Genome engineering, particularly CRISPR editing, offers the potential to effectively delete the allergen genes at the source, which may significantly benefit allergic individuals. This review will outline the advantages, limitations, and existing clinical applications of CRISPR technology. Several applications of CRISPR editing in allergy will be discussed, highlighting the value of the approach for engineering hypoallergenic food, developing allergen-free animal models, or determining the biologic function of allergen proteins. Though the therapeutic potential of CRISPR gene editing was only recently discovered, the technology will undoubtedly shape the evolution of disease management, and guide novel approaches for tackling allergic rhinitis or food allergy.
CRISPR Gene Editing
The clustered regularly interspaced short palindromic repeats (CRISPR) systems function as a means of adaptive immunity in bacteria and archaea for the recognition and deletion of invading viral or plasmid DNA (10–14). CRISPR systems are comprised of small, modifiable guide RNAs (sgRNA) that direct CRISPR-associated (Cas) proteins to produce site-specific DNA double-stranded breaks (DSBs) (10). The well-known Cas9 nuclease, derived from Streptococcus pyogenes, simply and efficiently cleaves a precise DNA target sequence that is complementary to the accompanying sgRNA (15). Cas9-mediated DSBs are repaired by the cell through non-homologous end joining, an innate, yet imprecise process that introduces insertions or deletions (indels) in the target DNA that lead to frameshift mutations in the corresponding protein sequence (16). Alternatively, DSBs can be mended through homology directed repair, which requires a donor DNA template with flanking homology arms to guide the precise, indel-free repair (17).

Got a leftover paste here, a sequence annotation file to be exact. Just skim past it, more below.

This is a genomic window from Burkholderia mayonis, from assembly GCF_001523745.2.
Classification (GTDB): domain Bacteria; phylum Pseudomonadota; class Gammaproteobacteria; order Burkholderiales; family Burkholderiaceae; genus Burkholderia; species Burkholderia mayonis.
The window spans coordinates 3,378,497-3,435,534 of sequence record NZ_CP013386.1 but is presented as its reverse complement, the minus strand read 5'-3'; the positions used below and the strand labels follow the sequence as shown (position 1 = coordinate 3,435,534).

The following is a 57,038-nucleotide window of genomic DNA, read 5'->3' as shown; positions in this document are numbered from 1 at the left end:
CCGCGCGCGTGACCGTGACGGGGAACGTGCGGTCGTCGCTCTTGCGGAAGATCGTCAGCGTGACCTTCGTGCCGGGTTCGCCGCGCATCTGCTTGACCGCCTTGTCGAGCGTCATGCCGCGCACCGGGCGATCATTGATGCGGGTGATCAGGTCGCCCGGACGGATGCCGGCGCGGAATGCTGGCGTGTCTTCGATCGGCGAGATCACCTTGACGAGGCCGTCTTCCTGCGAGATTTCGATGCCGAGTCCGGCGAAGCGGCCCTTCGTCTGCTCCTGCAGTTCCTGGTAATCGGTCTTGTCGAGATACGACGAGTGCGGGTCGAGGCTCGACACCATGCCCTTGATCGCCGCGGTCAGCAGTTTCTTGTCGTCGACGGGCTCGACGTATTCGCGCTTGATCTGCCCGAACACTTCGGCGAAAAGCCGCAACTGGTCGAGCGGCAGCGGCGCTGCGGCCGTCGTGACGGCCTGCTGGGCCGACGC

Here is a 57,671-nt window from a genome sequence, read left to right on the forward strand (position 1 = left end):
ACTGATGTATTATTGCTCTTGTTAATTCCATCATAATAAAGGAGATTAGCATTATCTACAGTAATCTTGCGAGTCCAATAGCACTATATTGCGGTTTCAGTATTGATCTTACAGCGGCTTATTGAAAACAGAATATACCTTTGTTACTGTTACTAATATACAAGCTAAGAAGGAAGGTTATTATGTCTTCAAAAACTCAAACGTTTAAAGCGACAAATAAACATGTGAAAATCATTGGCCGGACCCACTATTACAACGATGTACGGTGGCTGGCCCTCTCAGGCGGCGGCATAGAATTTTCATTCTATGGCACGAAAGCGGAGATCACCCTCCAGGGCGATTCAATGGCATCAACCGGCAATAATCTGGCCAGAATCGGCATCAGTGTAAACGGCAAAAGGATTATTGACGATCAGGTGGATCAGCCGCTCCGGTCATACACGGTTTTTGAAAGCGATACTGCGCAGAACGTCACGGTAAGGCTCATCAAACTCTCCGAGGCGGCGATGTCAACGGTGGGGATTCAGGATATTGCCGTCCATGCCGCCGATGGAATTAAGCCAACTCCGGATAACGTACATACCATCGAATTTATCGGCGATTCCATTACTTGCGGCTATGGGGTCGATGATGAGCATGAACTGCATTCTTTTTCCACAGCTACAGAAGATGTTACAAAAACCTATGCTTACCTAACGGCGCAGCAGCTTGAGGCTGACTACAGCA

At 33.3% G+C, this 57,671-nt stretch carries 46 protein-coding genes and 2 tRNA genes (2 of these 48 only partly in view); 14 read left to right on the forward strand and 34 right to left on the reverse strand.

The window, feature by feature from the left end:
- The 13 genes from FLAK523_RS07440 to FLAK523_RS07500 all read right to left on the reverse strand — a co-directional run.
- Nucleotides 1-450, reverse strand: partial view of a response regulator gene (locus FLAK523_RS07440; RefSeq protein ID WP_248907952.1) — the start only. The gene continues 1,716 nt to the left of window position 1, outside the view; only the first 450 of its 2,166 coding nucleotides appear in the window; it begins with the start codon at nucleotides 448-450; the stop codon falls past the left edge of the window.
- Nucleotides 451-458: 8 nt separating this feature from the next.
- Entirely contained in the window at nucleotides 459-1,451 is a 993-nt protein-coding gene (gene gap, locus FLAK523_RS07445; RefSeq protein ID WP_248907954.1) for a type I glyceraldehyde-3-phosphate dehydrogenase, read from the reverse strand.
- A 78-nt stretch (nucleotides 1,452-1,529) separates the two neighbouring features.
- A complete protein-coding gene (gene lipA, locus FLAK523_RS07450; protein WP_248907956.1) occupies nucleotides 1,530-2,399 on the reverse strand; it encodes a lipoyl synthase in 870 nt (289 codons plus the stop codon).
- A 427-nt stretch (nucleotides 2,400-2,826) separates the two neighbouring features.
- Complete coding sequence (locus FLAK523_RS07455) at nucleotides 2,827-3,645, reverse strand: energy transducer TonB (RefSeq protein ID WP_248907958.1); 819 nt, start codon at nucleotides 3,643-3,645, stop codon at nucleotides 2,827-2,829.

Successful CRISPR editing of the target DNA sequence can be validated by several methods (18). Publicly available bioinformatics platforms can be employed to estimate CRISPR editing efficiency using sequence decomposition. Briefly, control and CRISPR-edited DNA chromatogram traces are uploaded to the platform, which then identifies all possible indels for the control trace and determines the relative abundance of those indels in the mixed trace of the edited sample (19, 20). CRISPR editing efficiency can also be estimated by enzymatic detection of base pair mismatches. Control and CRISPR-edited DNA fragments are PCR amplified around the predicted cut sites, and the resulting DNA duplexes are denatured and randomly re-annealed to form heteroduplex DNA. A mismatch-identifying enzyme (e.g., T7 endonuclease 1; T7E1) recognizes and cleaves the CRISPR-generated base pair mismatches, which are detected by gel electrophoresis and quantified by band densitometry (21, 22). Alternatively, targeted next-generation sequencing (NGS) can be used to assess CRISPR-mediated indel frequencies and subsequent editing efficiencies (18).
Advantages and Limitations of CRISPR